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F-16 Pilot: 'It's About the Busiest You'll Ever Be in Your Life'
Sep 08, 2018
by Shannon Heupel
When people watch air shows like the recent "Red Tails Over Montgomery," odds are they have no idea what the pilots above them are going through.
"It's about the busiest you'll ever be in your life," said Capt. Don Roney of the 187th Fighter Wing. He's an F-16 pilot, but for Red Tails Over Montgomery he's the air operations officer in charge of making sure the flying goes off without a hitch.
The flying for this free air show takes place at Dannelly Field, 5187 Selma Highway, the Montgomery Air National Guard base that's home base of the Alabama Air National Guard 187th Fighter Wing.
"Unfortunately, I drew the short straw, so I get to be in charge, rather than fly airplanes," Roney said.
As a pilot, he's more than aware of the extreme conditions and responsibilities that go into flying an F-16. There's not much of anything to compare to flying one of these aircraft. It demands constant attention, and incredible stamina just to stay conscious up there.
"At times you're listening three radios," Roney said. "You've got various instruments that you're monitoring for the health of the aircraft. Your flight instruments. Keeping yourself away from other airplanes and keeping yourself away from the ground."
The F-16 is incredibly fast down low, though conditions at that height are bumpy. "You could do up to 800 knots (that's just over 920 miles per hour) for an air show. That is moving," Roney said.
Somehow, pilots have to "stay ahead of the jet" in their thoughts, Roney said. "You've got to be thinking 10 miles a minute almost that you're doing, planning out your maneuvers," Roney said.
Going that fast takes an incredible toll on both body and mind, mainly because of the gravitational forces (g-forces) during flight.
"Right here on the ground, we're at 1G right now. That's the force of gravity," Roney said. "Imagine nine times that. If you're a 200 pound individual at 1G, you actually will weigh 1,800 pounds at 9G. Imagine the weight of your arms and the weight of your head and the weight of your body, and the blood trying to be forced out of your head. It's trying to black you out and, quite frankly, kill you. If you black out that low going that fast, you're going to hit the ground very quickly thereafter."
Roney said it's also really hot inside an F-16, between the fire-retardant suit, helmet, gloves and oxygen mask. "You're sweating, and you've got a g-suit squeezing you," Roney said.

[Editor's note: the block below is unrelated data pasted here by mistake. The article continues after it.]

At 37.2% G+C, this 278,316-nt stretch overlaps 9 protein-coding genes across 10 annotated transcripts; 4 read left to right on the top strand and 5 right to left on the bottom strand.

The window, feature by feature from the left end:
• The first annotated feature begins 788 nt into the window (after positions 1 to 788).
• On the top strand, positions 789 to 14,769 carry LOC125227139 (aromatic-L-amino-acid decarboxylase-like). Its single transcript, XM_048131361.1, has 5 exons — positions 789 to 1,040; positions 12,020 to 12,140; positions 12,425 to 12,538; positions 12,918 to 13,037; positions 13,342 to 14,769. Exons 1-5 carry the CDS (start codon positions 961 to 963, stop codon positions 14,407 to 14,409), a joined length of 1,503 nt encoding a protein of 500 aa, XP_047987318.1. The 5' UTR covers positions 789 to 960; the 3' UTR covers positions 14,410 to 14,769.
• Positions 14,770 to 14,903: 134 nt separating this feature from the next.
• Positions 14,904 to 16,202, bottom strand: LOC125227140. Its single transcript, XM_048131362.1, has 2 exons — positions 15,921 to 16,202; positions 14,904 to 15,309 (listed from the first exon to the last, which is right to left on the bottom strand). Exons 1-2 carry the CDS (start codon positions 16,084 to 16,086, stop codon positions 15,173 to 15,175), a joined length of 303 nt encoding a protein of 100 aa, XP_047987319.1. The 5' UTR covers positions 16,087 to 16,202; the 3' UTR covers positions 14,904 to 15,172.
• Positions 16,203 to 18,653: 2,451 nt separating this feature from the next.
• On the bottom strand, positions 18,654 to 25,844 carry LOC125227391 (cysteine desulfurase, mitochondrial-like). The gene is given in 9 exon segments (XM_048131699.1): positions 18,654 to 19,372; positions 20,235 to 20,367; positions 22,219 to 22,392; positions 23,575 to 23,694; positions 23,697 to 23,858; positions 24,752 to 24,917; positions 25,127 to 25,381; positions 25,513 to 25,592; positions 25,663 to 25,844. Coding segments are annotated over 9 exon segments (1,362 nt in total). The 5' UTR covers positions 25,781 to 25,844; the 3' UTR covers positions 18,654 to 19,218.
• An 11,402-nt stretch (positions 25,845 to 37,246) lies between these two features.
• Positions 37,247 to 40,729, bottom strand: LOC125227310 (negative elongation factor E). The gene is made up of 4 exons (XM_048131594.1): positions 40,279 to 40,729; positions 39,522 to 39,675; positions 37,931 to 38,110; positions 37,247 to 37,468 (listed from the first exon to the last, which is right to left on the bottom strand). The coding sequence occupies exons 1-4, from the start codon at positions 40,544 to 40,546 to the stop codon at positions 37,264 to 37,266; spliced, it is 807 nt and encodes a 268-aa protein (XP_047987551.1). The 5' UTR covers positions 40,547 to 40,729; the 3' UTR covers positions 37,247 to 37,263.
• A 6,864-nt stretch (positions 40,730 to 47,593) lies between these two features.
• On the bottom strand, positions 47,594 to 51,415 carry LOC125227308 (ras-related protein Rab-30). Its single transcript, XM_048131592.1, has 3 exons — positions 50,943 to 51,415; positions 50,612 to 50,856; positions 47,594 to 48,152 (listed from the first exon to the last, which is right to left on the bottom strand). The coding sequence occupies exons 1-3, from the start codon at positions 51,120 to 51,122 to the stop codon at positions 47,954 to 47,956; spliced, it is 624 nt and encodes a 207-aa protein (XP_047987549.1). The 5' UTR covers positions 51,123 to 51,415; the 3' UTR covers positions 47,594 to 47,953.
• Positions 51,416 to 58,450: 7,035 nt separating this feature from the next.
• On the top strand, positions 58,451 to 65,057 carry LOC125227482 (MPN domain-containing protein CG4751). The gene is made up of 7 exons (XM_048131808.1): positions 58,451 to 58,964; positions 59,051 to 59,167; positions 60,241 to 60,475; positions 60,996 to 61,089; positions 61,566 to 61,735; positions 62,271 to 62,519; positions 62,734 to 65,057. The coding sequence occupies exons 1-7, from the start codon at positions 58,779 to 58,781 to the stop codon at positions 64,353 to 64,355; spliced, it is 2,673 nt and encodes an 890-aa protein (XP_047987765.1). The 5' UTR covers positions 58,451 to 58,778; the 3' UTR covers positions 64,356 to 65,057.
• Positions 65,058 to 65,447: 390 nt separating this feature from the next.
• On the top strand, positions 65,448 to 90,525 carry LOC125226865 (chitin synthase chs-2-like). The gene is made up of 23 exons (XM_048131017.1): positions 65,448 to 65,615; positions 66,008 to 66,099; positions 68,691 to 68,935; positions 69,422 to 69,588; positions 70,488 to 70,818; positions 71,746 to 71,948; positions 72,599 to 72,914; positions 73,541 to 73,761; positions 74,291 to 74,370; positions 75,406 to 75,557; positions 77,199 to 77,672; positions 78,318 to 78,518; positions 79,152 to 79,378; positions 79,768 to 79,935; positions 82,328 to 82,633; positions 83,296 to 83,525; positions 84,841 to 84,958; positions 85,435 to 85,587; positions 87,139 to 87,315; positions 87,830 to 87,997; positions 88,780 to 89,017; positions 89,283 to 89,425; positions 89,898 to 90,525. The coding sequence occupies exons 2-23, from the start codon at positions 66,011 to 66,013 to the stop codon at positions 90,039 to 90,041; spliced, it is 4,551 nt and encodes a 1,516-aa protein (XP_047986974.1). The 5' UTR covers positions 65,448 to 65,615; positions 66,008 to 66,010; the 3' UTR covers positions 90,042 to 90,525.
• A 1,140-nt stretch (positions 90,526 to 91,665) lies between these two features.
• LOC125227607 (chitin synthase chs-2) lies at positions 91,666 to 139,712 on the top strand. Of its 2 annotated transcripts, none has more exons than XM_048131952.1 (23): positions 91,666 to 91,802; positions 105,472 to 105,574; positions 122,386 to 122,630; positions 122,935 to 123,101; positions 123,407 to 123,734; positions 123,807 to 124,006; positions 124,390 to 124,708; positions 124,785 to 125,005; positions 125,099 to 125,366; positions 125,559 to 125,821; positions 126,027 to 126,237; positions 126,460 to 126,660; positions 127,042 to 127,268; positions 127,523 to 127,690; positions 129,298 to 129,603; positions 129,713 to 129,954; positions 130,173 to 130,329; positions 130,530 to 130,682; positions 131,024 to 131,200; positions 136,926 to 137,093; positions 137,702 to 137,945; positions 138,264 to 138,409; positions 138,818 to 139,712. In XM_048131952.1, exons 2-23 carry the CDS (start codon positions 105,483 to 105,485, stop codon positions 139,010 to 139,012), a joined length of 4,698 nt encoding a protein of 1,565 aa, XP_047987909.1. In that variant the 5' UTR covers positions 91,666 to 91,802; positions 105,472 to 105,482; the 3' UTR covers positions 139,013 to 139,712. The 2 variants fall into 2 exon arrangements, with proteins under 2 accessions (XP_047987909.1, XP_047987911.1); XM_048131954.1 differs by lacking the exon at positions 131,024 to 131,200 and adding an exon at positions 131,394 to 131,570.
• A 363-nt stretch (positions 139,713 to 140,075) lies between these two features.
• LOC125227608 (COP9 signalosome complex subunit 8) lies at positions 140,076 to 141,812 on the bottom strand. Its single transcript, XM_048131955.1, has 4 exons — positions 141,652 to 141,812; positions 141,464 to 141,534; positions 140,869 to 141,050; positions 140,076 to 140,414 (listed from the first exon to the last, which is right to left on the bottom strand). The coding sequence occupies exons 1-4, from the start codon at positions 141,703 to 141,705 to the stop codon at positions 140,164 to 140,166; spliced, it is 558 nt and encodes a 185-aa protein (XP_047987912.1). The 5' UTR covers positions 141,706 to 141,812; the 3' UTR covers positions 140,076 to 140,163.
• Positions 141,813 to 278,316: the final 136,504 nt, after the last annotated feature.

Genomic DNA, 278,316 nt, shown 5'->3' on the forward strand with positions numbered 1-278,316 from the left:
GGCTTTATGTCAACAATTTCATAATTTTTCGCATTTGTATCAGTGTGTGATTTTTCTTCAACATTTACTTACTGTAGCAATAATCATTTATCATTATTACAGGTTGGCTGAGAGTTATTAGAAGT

He said it takes a lot of training for an F-16 pilot to be able to execute duties with all that gear on.
"Thankfully, we've got a lot of training behind us, and it's going to be a safe and a fun airshow," Roney said.
One of the major reasons for the air show is to give thanks to Montgomery for their support in getting the new F-35A aircraft coming to the 187th.
The new aircraft means new training, something Roney and others will be going through sometime after Saturday's air show is done.
"They will go down either to Eglin or to Luke Air Force Base, and they will convert to the F-35," Roney said. "I think that transition course, we call it a TX course, is somewhere between six and nine months of training that we'll have to go through to get qualified on the jet."
After that, they'll come back to their home unit and continue seasoning on the F-35 Lightning II.
"You're talking about a multiyear process to completely convert over to the F-35 and be ready to go into combat again," Roney said. "But it's an exciting time. I know there's a lot of guys that will convert over to it and are definitely excited about it, that's for sure."
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Photo caption: U.S. Air Force Senior Airman James Knight, a crew chief, 187th Aircraft Maintenance Squadron, Montgomery Regional Air National Guard Base, Ala., waits after marshaling to U.S. Air Force Capt. Don “Jab” Roney, a fighter pilot, 100th Fighter Squadron during Red Flag 17-2 at Nellis Air Force Base, Nev. Red Flag provides a series of intense air-to-air scenarios for aircrew and ground personnel which will increase their combat readiness and effectiveness for future real world missions. (U.S. Air National Guard photo by Airman 1st Class Hayden Johnson)
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